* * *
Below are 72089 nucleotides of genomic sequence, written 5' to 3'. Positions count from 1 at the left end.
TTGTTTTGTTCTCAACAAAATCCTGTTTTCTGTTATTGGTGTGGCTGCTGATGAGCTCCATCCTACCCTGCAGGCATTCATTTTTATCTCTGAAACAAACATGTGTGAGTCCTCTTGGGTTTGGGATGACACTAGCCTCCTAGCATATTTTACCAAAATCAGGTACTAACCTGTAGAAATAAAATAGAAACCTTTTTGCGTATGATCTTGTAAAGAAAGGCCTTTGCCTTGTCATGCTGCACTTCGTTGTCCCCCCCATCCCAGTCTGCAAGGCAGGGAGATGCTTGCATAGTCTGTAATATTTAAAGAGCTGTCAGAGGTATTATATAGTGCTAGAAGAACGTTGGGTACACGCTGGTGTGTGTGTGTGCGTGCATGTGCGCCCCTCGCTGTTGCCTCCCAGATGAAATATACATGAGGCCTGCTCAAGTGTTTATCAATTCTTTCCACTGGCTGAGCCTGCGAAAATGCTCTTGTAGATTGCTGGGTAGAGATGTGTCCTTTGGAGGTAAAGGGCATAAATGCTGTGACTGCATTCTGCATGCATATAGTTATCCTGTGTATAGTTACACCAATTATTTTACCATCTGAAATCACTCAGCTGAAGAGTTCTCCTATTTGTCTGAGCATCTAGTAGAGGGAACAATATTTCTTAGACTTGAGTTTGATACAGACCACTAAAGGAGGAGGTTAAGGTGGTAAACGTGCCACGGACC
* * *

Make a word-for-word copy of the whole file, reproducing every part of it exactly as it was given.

Below are 72089 nucleotides of genomic sequence, written 5' to 3'. Positions count from 1 at the left end.
TTGTTTTGTTCTCAACAAAATCCTGTTTTCTGTTATTGGTGTGGCTGCTGATGAGCTCCATCCTACCCTGCAGGCATTCATTTTTATCTCTGAAACAAACATGTGTGAGTCCTCTTGGGTTTGGGATGACACTAGCCTCCTAGCATATTTTACCAAAATCAGGTACTAACCTGTAGAAATAAAATAGAAACCTTTTTGCGTATGATCTTGTAAAGAAAGGCCTTTGCCTTGTCATGCTGCACTTCGTTGTCCCCCCCATCCCAGTCTGCAAGGCAGGGAGATGCTTGCATAGTCTGTAATATTTAAAGAGCTGTCAGAGGTATTATATAGTGCTAGAAGAACGTTGGGTACACGCTGGTGTGTGTGTGTGCGTGCATGTGCGCCCCTCGCTGTTGCCTCCCAGATGAAATATACATGAGGCCTGCTCAAGTGTTTATCAATTCTTTCCACTGGCTGAGCCTGCGAAAATGCTCTTGTAGATTGCTGGGTAGAGATGTGTCCTTTGGAGGTAAAGGGCATAAATGCTGTGACTGCATTCTGCATGCATATAGTTATCCTGTGTATAGTTACACCAATTATTTTACCATCTGAAATCACTCAGCTGAAGAGTTCTCCTATTTGTCTGAGCATCTAGTAGAGGGAACAATATTTCTTAGACTTGAGTTTGATACAGACCACTAAAGGAGGAGGTTAAGGTGGTAAACGTGCCACGGACC